I CANT WAIT to see the FALCONER cupcakes. Your talent is astounding!!!!!
      Kim recently posted…The Falconer: Review Discussion

  10. Wendy Darling

    You know, for some reason I’m kind of resistant to historical romances set in Scotland (maybe it was the insane length of the Gabaldon books that killed it for me), nor do I always love faery books–but this review actually has me interested in this book! It’s a bummer that the romance isn’t more swoony (ALWAYS MAKE IT SWOONY), but mechanical spiders who provide first aid? Yes.

    • Kate Bond

      The mechanical spiders didn’t freak me out. That was exciting.

      The latest Outlander book is out. I have the audiobook on my iphone. I can’t get myself to listen to it.

      Part of what throws me off about fluffy historical Scotland stuff is that it’s uncomfortable for me to read about a people who used to be an oppressed minority but are now just white people. Does that make sense?

    • Kim

      Oh, I think you’d like this one a good deal, Wendy! It’s much less about the romance, anyway, than it is about a bad-ass warrior girl being all crazily bloodthirsty about killing off fae. And it’s weird about the romance because I can easily, easily see why so many people love it so much. It just happened to tick off some bad checkmarks for me. There really is a lot of delicious tension between them and Kiaran gets *very* swoony towards the end. But for me it just seemed to come out of left field rather than the final emergence of long repressed feelings (which I understand it is supposed to be). And yaaaaaasss. I really loved those spiders. Something about the imagery of those mechanical little legs going to work set my wicked heart alight. There are lots of other fun and delicate little steampunk details that I really, really enjoyed. There’s a very impressive self pouring tea service! Delightful!

      As an aside, OUTLANDER is one of those books that I remember reading a long time ago that I can only recall fuzzily and yet not favorably. This was about 10 years ago and the only feelings I remember are being equal parts bored and disturbed. I’m sometimes tempted to find out what present-day Kim thinks. But I somehow just don’t think it would be worth it. :\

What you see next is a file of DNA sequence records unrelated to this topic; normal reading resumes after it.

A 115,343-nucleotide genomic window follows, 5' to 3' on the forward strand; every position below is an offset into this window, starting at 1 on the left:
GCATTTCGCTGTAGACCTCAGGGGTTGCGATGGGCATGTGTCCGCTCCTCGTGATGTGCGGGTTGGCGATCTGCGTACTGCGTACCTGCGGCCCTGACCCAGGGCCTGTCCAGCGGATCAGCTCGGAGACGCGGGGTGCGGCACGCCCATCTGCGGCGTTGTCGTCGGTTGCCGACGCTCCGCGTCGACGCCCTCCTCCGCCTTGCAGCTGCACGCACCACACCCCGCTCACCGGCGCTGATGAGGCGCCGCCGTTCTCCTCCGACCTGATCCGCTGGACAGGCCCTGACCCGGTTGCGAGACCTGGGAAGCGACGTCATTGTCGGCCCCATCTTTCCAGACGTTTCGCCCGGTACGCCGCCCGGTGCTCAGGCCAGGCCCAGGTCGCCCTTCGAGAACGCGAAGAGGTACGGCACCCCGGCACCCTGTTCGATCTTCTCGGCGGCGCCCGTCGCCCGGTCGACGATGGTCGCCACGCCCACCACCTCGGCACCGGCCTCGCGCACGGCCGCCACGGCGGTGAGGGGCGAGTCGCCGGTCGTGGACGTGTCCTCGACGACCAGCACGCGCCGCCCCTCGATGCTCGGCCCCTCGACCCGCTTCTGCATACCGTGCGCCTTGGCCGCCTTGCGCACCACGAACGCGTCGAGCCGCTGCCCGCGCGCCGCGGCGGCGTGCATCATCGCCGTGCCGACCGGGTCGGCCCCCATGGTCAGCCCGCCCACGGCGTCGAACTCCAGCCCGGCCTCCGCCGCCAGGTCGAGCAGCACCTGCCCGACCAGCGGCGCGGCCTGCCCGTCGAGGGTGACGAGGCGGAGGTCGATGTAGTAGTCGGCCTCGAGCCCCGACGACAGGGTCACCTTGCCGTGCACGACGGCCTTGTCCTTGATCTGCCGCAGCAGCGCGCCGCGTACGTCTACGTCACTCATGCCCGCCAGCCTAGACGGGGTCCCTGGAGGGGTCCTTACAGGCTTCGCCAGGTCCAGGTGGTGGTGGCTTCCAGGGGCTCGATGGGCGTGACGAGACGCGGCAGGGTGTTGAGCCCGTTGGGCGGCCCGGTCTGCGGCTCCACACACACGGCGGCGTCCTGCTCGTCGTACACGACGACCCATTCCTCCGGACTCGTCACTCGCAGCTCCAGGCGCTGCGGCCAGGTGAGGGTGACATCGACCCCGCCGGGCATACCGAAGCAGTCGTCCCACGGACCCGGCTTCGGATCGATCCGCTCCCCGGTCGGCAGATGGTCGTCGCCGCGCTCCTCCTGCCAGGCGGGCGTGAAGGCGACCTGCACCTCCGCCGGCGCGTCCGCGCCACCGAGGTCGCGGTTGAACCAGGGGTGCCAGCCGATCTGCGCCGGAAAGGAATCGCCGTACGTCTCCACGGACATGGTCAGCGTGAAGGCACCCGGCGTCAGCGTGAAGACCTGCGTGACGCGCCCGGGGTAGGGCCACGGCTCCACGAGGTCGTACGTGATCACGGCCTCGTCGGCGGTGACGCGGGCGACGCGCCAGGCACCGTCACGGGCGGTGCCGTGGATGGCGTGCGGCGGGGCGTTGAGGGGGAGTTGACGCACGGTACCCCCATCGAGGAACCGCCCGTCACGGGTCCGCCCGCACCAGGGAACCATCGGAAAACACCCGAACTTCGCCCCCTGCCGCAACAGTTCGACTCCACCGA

Kim recently posted…The Falconer: Review Discussion

      • Wendy Darling

        I will definitely read this at some point. Especially since you’ve now mentioned a self-pouring tea service, that is something I need in my life even more than samaritan spiders.

        I’ve only read OUTLANDER, but as a teenager, so I may have been too young to appreciate it? I say this because so many women swoon over these books, but my taste is a lot closer to Kate’s when it comes to these things, so I’m in the same boat as you re: reread.

        Also–I do have a “costume fiction” shelf for the books that are too inaccurate/play fast and loose with period details to really be put on the historical fiction shelf. Like, any historical book in which the girl is CONSTANTLY wearing breeches and sneaking out and openly defying her father and ladies of quality being all snarky and rude in polite company and crap like that. Subversive feminism, yes, convince me of that and I will happily throw myself into the story. (Every Sarah Waters book ever, which is why I love her so much.) But take shortcuts to make modern audiences feel connected to the character, and I can’t possibly take you all that seriously. I might enjoy you like a historical romance, but I’m not going to put you on the historical fiction shelf.

        I kind of just addressed you like you were a bookshelf. Hah. Well, I was talking to those costume fiction ladies, but you know what I mean. I’d better have some coffee or something, it’s been a long day.

    • Kim

      I’m not surprised; it’s really a fun book. The only thing that kept me from enjoying it more was the romance. And I have seen so many people utterly love the romance that I can recognize that it is one of those instances where your mileage is really going to vary depending on how much the “telling not showing” aspect would bother you. If they don’t bother you than this would be a clear 4 or 5 stars easily. It’s so funny how reading can be. I can think of a handful of books where the romance is “telling not showing” and I still love it anyway. It all is ultimately up to your tastes and how you’ll handle these specific characters.

      But still, it’s a super enjoyable book anyway. Glad you’ll be picking it up. :)
      Kim recently posted…The Falconer: Review Discussion

    • Kate Bond

      Yeah, it’s not crazy, over-the-top steampunk–there are just elements of it. I think you’ll probably like this–it’s a lot of fun.

    • Kim

      I’m really not one for steampunk but I thought the steampunk elements in this book were just delightful. Aileana has a self pouring tea service she has made herself! Impressive. I think you would *really* like this one, Bethzaida. Read it do! And I’m sad we missed each other at BEA. :( Next year, I hope!!